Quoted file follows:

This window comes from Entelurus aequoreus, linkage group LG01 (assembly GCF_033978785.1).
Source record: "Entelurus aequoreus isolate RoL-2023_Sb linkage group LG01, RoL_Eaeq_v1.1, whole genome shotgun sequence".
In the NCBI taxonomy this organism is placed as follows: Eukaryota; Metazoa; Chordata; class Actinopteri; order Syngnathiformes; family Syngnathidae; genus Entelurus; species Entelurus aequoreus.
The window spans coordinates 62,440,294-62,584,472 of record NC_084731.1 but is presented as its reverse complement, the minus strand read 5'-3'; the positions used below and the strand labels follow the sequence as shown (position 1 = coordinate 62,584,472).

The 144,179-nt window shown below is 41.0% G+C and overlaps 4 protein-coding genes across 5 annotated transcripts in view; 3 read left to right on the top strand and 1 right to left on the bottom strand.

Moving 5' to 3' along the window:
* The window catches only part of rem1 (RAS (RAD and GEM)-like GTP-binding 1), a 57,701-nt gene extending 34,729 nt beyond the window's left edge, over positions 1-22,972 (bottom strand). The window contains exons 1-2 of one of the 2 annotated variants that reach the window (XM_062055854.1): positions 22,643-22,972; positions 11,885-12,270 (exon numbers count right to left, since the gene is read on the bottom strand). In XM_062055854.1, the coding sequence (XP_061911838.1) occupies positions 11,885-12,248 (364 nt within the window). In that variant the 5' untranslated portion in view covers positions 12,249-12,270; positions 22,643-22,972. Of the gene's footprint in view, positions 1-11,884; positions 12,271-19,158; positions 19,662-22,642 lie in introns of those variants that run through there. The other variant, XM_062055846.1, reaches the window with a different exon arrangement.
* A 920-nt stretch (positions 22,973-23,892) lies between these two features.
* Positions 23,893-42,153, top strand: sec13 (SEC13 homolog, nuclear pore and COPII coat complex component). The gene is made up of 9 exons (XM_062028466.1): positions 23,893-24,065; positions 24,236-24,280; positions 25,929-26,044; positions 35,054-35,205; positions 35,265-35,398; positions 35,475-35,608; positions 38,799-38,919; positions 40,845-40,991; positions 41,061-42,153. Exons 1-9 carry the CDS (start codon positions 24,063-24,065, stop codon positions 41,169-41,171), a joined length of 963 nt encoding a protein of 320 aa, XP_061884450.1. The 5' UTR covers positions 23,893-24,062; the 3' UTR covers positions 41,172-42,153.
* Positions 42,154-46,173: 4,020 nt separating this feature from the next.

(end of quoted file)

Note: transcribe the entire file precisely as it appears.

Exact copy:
This window comes from Entelurus aequoreus, linkage group LG01 (assembly GCF_033978785.1).
Source record: "Entelurus aequoreus isolate RoL-2023_Sb linkage group LG01, RoL_Eaeq_v1.1, whole genome shotgun sequence".
In the NCBI taxonomy this organism is placed as follows: Eukaryota; Metazoa; Chordata; class Actinopteri; order Syngnathiformes; family Syngnathidae; genus Entelurus; species Entelurus aequoreus.
The window spans coordinates 62,440,294-62,584,472 of record NC_084731.1 but is presented as its reverse complement, the minus strand read 5'-3'; the positions used below and the strand labels follow the sequence as shown (position 1 = coordinate 62,584,472).

The 144,179-nt window shown below is 41.0% G+C and overlaps 4 protein-coding genes across 5 annotated transcripts in view; 3 read left to right on the top strand and 1 right to left on the bottom strand.

Moving 5' to 3' along the window:
* The window catches only part of rem1 (RAS (RAD and GEM)-like GTP-binding 1), a 57,701-nt gene extending 34,729 nt beyond the window's left edge, over positions 1-22,972 (bottom strand). The window contains exons 1-2 of one of the 2 annotated variants that reach the window (XM_062055854.1): positions 22,643-22,972; positions 11,885-12,270 (exon numbers count right to left, since the gene is read on the bottom strand). In XM_062055854.1, the coding sequence (XP_061911838.1) occupies positions 11,885-12,248 (364 nt within the window). In that variant the 5' untranslated portion in view covers positions 12,249-12,270; positions 22,643-22,972. Of the gene's footprint in view, positions 1-11,884; positions 12,271-19,158; positions 19,662-22,642 lie in introns of those variants that run through there. The other variant, XM_062055846.1, reaches the window with a different exon arrangement.
* A 920-nt stretch (positions 22,973-23,892) lies between these two features.
* Positions 23,893-42,153, top strand: sec13 (SEC13 homolog, nuclear pore and COPII coat complex component). The gene is made up of 9 exons (XM_062028466.1): positions 23,893-24,065; positions 24,236-24,280; positions 25,929-26,044; positions 35,054-35,205; positions 35,265-35,398; positions 35,475-35,608; positions 38,799-38,919; positions 40,845-40,991; positions 41,061-42,153. Exons 1-9 carry the CDS (start codon positions 24,063-24,065, stop codon positions 41,169-41,171), a joined length of 963 nt encoding a protein of 320 aa, XP_061884450.1. The 5' UTR covers positions 23,893-24,062; the 3' UTR covers positions 41,172-42,153.
* Positions 42,154-46,173: 4,020 nt separating this feature from the next.